Evaluate Your Real Estate Portfolio by Creating Cash Flow Statements

Last Updated: October 4, 2023By

By Christopher Miller, MBA

For over 20 years, I’ve helped investors lessen their landlord responsibilities through the use of 1031 Exchanges and Partial Interest Properties.  Many investors have asked me “Which of my properties should I sell first?”   I’ll answer that with a question: “Which are the lowest performing?”  Some investors may have owned several properties over many decades but can’t answer that question.   This month, we’ll review how to create a cash flow statement on your property, calculate your Return on Equity, and estimate your Property Value.

The Fun Part – Add Up Your Income

First, we’ll need to add up your gross receipts from the property.  This will include monthly rent payments and other income from laundry or parking.  It is important to note that Tenant Deposits do not count as income since you will need to pay that back at some point or use it for repairs.  Write down your annual monetary collections as A.  I’ll use $100,000 as an example.

Less Your Expenses:  Property Taxes, Insurance, maintenance.

Next, let’s calculate your expenses.  Total up all the bills you pay for the property on an annual basis.  Property taxes, insurance, repairs, maintenance and utilities will be the major categories here.

Remember to include Property Management.  Even if you manage the property yourself, you’ll need to take into account the value of your time.  This is important for two reasons:  1. If you sell your property, the buyer will use this as an expense against the income while he’s calculating the value, and 2. Sometimes we will think a property is “doing great” until we account for our time.  A $30,000 annual profit may not be so good if it is taking 30 hours of your time every week.  A good estimate for Property Management Expense is 7% of Gross Income.

Now that you have your Total Expenses, Write this number down as B.  My estimated amount will be $37,500.

Determine Your Net Operating Income and use a CAP Rate to Estimate Your Value

Take your A Total Revenue and subtract B Total Expenses, and you’ll have your Net Operating Income.  For our example property, that is A. $100,000 – B. $37,500 = $62,500.  Write this number down as C.  Next, we will estimate your value:  First, we’ll need to determine what capitalization rate, or CAP rate, is applicable to your building.  This number will vary based on market conditions, and I’ve written entire articles on estimating CAP Rates in the past.  Call my office for help determining the one that may best apply to your property.  For this example, we’ll use 4%.  For calculation purposes, we’ll use the decimal value of 0.04.  Write that number down as D.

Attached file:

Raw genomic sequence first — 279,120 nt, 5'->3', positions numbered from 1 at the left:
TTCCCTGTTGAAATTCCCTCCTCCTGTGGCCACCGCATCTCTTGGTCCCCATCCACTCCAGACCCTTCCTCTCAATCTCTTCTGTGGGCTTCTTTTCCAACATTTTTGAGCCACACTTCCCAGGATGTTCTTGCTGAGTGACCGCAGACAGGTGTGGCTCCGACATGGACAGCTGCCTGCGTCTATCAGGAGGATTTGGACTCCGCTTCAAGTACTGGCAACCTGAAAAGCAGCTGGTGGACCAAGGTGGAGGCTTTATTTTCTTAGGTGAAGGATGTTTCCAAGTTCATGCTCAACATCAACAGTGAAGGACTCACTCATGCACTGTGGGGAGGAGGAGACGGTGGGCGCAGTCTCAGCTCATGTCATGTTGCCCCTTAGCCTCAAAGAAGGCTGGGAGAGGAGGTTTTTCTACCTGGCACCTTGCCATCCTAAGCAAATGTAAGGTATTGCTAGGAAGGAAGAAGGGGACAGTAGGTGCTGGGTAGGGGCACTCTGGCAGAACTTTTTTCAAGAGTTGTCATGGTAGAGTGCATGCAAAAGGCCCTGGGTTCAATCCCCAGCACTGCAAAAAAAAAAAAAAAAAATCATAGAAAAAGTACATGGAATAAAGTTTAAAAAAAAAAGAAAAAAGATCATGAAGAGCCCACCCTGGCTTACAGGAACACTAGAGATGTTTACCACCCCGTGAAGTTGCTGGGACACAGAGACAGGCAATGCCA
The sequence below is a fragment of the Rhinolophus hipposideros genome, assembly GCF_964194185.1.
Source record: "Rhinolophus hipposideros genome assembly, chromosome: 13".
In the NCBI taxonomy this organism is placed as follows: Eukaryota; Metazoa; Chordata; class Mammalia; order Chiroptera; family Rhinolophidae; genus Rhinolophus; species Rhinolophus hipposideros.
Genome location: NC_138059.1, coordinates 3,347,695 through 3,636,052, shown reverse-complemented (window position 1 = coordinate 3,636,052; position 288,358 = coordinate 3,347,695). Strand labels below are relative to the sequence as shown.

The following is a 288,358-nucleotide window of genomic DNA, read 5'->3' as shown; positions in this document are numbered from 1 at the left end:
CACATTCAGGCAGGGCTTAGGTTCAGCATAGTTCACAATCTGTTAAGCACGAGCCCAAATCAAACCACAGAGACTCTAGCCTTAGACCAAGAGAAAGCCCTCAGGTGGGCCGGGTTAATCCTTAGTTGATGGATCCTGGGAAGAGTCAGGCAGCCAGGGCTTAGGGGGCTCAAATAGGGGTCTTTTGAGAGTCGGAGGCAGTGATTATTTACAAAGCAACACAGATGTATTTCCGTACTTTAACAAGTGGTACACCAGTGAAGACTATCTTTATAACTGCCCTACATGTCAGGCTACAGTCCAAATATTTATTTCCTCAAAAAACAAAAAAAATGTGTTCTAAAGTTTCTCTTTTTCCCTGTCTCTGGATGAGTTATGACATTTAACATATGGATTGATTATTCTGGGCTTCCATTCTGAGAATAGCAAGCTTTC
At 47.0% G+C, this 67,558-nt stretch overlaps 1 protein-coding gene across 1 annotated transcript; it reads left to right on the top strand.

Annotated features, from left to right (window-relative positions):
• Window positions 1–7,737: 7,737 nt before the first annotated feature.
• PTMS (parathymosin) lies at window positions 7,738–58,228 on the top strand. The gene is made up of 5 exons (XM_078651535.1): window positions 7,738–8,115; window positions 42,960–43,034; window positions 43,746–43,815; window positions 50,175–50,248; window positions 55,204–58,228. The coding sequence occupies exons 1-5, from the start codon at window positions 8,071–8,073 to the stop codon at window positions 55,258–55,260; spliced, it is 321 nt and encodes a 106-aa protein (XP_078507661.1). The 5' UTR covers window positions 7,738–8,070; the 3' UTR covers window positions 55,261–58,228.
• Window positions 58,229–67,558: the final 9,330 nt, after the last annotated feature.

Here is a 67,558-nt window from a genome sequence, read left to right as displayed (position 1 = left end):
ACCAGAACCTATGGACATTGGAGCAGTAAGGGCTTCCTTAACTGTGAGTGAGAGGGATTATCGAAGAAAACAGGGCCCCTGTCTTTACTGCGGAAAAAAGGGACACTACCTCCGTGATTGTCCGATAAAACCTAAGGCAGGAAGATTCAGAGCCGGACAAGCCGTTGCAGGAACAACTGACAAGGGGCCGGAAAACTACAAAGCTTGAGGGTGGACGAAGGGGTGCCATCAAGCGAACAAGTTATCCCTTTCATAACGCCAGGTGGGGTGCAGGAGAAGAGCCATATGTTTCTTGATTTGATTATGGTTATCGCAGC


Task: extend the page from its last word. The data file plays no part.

Your estimated property value is C. Net Operating Income ($62,500) divided by D. CAP Rate (0.04%).  This indicates a value estimation of $1,562,500. We’ll mark that down as E.

Your Loan Details to Calculate your Cash Flow and Return on Equity Figures

We’ll need two details from your loan:  the F. Outstanding Balance and G. your Annual Debt Service (Monthly Mortgage) Payments. For our estimation we’ll use a 30-year $800,000 loan from September of 2017 at a 4.5% rate.  This will give us annual debt service payments of $48,641 (H) and a remaining balance of $713,000 (J).

The Equity you have in the property is your Estimated Value, E $1,562,000 minus your remaining loan balance J. $713,000 = $849,000 (K.)

Your Cash Flow is C. Net Operating Income ($62,500) minus H. Debt Service Payments $48,641 = $13,859 annually. (L).  Your Return on Equity is L. Cash Flow divided by K. Equity = 1.6% annually.  It looks like we may have found this investor’s poorest-performing property!

Now You Can Evaluate Your Portfolio

With this information, you can now evaluate the performance of your own portfolio.  Which properties are your “stars?”  Which are the “dogs” that may be well suited to sell for exchange into investments that can provide better income or growth opportunities?  I have a one-page flyer that summarizes these calculations into an easy worksheet.  If you would like a copy to help evaluate your own portfolio, call my office toll-free at (877) 313-1868.

Christopher Miller is a Managing Director with Specialized Wealth Management and specializes in tax-advantaged investments including 1031 replacement properties.  Chris’ real estate experience includes work in commercial appraisal, in institutional acquisitions for a national real estate syndicator and as an advisor helping clients through over five hundred 1031 Exchanges.  Chris has been featured as an expert in several industry publications and on television and earned an undergraduate business degree and an MBA emphasizing Real Estate Finance from the University of Southern California.  Chris began his real estate career in 1998.  Call him toll-free at (877) 313 – 1868.

Securities offered through Emerson Equity LLC, member FINRA/SIPC. Emerson Equity LLC and Specialized Wealth Management are not affiliated. All investing involves risk. Always discuss potential investments with your tax and/or investment professional prior to investing.

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